As Tracey Reynolds (Chapter 14) demonstrates. Denzin and Lincoln (1994) argue that only since the mid-1970s have notions of objectivity and value-free research been challenged by post- modern and cultural studies (Lincoln 1994). ENGAGEMENT IN QUALITATIVE RESEARCH 265 Qualitative evaluation is appropriate where potential outcomes are not clear in advance. and of great relevance to evaluation. Lofland and Lofland (1995) note the ethical dimensions to qualitative research. but also it has been criticized as reflecting the views of the researcher/evaluator who may be driven by idealism or realism borne out of the aesthetics of pervasive accounts of groups or individuals. where commissioners are interested in appreciating and understand- ing social processes and processes of participation in the project. Within contemporary debates researchers can propose a reconceptualization of evaluation research and produce research designs and processes that challenge the maldistribution of resources and power between researcher and researched. in the policy arena its value continues to be questioned and muted. Crucial to the design and con- duct of qualitative and participatory evaluation is transparency and negoti- ation. there must be agreement among the commissioners of the evaluation. often in comparison to quanti- tative work. practitioners and participants with the approach and methods. However. Finally. Time and resources must be available to explore a range of data sources and not just the most obvious. This can involve both qualitative and qualitative methodologies. Without a consideration of the role of power differentials in establishing agendas for a project and an evaluation. not least of which. not every researcher nor commissioning body is comfortable with ongoing review and renegotiation of data sources. data analysis and the evaluation process. power in social research is ‘multifaceted. Add to this the critical assessment element of evaluation and the relationship between the people who are giving their time to provide data and the evaluator of that time becomes imbued with the differential operation of power. qualitative evaluation can appear transparent but will merely reinforce inequities in decision-making and pro- ject activities. and diverse data sources are available. where a project may involve numerous groups or issues. for example. POTENTIAL AND PITFALLS FOR A PARTICIPATORY EVALUATION Qualitative research may involve a greater commitment from the researched in that data collection frequently requires an infinite and in-depth relation- ship to be developed between themselves and the researcher. is the ques- tion ‘is it ethical to take sides or to avoid taking sides in a factionalized . while qualitative evaluation may be perceived as producing material that can be useful and potentially powerful in giving voice to the concerns and ideas of a range of people and groups. Not only is its value questioned. relational and interactional and is constantly shifting and renegotiating itself between the researcher and the research participants according to different contexts and their differing structural locations’.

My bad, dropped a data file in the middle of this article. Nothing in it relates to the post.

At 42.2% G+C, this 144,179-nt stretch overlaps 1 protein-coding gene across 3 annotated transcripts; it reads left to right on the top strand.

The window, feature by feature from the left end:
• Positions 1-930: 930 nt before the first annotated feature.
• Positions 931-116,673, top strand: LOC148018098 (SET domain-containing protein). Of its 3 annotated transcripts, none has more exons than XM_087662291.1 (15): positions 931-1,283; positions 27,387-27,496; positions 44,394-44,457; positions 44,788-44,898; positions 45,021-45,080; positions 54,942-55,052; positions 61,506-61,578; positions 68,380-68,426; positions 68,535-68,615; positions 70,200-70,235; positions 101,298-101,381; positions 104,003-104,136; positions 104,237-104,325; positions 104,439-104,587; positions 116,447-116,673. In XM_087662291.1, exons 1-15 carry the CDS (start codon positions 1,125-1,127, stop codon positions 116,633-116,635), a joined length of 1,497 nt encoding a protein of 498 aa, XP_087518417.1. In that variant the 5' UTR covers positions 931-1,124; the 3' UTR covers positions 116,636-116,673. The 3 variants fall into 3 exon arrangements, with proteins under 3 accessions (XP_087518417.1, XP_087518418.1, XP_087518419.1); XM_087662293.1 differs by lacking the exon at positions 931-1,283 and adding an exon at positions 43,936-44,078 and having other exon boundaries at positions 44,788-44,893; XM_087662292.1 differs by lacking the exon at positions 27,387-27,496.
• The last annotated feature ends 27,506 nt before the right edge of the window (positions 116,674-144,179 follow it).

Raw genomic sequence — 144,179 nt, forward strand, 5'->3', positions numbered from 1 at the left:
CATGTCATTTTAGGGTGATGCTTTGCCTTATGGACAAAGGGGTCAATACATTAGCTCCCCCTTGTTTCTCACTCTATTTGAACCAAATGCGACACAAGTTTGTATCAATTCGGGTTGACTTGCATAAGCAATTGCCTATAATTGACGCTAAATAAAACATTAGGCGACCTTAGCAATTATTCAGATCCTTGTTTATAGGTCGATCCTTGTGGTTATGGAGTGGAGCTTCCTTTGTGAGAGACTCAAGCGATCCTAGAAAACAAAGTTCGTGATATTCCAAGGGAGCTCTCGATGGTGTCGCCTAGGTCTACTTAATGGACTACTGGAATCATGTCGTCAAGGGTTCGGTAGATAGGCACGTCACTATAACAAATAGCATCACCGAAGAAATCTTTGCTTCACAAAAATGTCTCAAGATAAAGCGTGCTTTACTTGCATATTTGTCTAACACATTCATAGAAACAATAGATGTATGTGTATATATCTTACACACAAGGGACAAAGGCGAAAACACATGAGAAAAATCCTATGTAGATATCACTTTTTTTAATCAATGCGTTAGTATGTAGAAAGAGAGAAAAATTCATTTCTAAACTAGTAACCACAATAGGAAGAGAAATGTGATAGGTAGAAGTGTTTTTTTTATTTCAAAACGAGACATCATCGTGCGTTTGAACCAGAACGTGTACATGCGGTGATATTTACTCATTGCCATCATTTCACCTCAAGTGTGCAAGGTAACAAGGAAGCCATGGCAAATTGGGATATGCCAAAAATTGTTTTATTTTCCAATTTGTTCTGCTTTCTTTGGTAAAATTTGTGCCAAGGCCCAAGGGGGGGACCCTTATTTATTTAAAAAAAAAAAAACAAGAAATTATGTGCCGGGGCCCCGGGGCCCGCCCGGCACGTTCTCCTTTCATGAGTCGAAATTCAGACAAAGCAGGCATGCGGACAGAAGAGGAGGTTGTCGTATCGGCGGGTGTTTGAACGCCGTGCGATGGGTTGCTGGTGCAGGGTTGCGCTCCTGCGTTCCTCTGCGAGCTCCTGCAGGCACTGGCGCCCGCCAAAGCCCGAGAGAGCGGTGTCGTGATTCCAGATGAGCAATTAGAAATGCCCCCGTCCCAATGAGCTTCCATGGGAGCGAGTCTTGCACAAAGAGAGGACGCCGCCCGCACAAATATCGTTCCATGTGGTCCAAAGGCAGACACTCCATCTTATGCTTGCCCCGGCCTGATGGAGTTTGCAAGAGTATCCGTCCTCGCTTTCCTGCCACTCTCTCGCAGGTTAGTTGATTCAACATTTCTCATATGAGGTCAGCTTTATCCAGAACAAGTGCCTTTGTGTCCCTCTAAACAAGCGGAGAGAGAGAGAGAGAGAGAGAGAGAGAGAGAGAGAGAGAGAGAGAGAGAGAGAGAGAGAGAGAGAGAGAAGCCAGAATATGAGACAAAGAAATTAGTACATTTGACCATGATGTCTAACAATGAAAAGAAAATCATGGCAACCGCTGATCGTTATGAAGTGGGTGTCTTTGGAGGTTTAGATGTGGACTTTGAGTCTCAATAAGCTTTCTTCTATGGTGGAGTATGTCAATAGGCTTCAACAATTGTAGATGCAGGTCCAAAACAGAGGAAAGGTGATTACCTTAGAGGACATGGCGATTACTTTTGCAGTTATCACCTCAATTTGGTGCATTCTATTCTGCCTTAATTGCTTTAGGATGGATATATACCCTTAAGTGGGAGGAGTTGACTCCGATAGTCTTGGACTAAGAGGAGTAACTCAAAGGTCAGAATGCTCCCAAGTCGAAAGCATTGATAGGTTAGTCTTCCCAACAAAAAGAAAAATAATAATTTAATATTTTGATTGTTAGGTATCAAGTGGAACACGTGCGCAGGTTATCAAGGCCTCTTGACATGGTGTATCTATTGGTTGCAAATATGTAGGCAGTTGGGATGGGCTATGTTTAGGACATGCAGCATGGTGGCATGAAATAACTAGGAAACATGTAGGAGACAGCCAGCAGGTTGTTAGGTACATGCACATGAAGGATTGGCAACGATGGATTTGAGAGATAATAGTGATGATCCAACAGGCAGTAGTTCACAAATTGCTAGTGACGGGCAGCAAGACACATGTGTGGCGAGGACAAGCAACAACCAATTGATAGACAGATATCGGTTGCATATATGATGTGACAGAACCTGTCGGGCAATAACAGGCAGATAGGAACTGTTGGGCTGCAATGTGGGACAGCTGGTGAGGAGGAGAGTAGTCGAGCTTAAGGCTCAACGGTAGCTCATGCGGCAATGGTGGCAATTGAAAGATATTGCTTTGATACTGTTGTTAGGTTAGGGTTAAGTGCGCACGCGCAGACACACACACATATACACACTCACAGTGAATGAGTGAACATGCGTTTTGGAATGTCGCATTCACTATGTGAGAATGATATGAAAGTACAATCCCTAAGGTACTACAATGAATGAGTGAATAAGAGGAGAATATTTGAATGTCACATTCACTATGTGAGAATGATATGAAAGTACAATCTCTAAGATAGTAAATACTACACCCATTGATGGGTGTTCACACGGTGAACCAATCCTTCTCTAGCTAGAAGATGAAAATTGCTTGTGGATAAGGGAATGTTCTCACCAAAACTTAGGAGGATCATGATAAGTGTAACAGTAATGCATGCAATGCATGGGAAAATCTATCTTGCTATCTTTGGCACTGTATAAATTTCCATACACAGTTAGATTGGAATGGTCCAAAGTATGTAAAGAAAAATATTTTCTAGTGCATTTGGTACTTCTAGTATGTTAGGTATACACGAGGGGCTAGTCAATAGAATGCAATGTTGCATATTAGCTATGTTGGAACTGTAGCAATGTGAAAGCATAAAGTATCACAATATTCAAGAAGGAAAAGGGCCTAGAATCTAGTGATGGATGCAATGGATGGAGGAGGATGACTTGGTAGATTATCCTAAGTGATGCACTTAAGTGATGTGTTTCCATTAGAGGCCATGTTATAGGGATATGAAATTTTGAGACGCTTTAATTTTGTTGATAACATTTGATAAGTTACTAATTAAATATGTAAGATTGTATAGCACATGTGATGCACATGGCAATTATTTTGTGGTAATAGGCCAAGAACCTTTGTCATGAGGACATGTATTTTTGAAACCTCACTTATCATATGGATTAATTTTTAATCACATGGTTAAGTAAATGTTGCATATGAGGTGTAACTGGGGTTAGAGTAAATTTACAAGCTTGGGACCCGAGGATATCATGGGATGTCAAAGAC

I consider the dilemmas posed when the evaluator and project team sought to actively tackle notions of ‘power over’ through supporting initiatives to undertake evaluation themselves. there are instrumental goals of evaluation that pose particular ethical and practical problems. Participation in qualitative evaluation is critically explored in the action research evaluation undertaken of the SONAS Community Health Project. Shaw (1999: 140) notes that participation in an evaluation requires a clar- ity and mutual agreement on a number of matters such as the purpose of the participation. As Wallerstein (1999: 42) argues. dance together. Huberman (1991) proposes three types of relation- ships that can provide barriers to participation and collaboration: • ‘Hello–goodbye’ where researchers and communities meet. Wallerstein 1999). There are myriad interpretations and workings of any community-based project. ‘with increasing participatory evaluations. Raising expectations of evaluation. a recognition of the varying interests of participants. makes it difficult to develop a clear purpose and evi- dent participation in evaluation while avoiding fears that qualitative evalu- ation is an opaque way of making a judgement on local input and involvement. In the second example.266 POWER. then wander off. the breadth of groups and coalitions mean that there is no one single project to evaluate. Concerns about participation in evaluation raise specific issues for quali- tative evaluations. input and responses to data analysis. mechan- isms for exchange and communication. values and expectations. Low Income and Smoking Project. On this last point participation can place a further burden on people whose perceptions of evaluation may be that of a judgement on their work or lives. particularly the potential to participate in dynamic contexts. ongoing feedback on the final report and dissemination (Shaw 1999. and can further complicate the effort of general input to a project. PARTICIPATION AND EXPERTISE situation?’ While authors have sought to address ethical issues in qualitative evaluation it is essential for the evaluator to state clearly where they stand on issues such as participation in the design and conduct of the project. community members have raised ethical challenges. wanting evaluations to be useable and accountable to the community. Huberman (1991) has suggested that there is a ‘two community’ problem with the researcher and the researched community having differing norms. or summative infor- mation that is received too late to be useful’. token feedback. Changing social. the ownership of data. A major issue is the multiplicity of definitions of ‘community’ and the voices within spatial or interest based definitions of community (Peterson and Lupton 1996). the evaluation of the Women. . economic and political environments also present additional challenges to the evaluator as these will impact on the project and shift the content and context of community health work. While community-based qualitative research and evalua- tion may seek to generate information and knowledge. instead of abstract reports. and an appreciation of the benefits or potential drawbacks of involving people in the evaluation.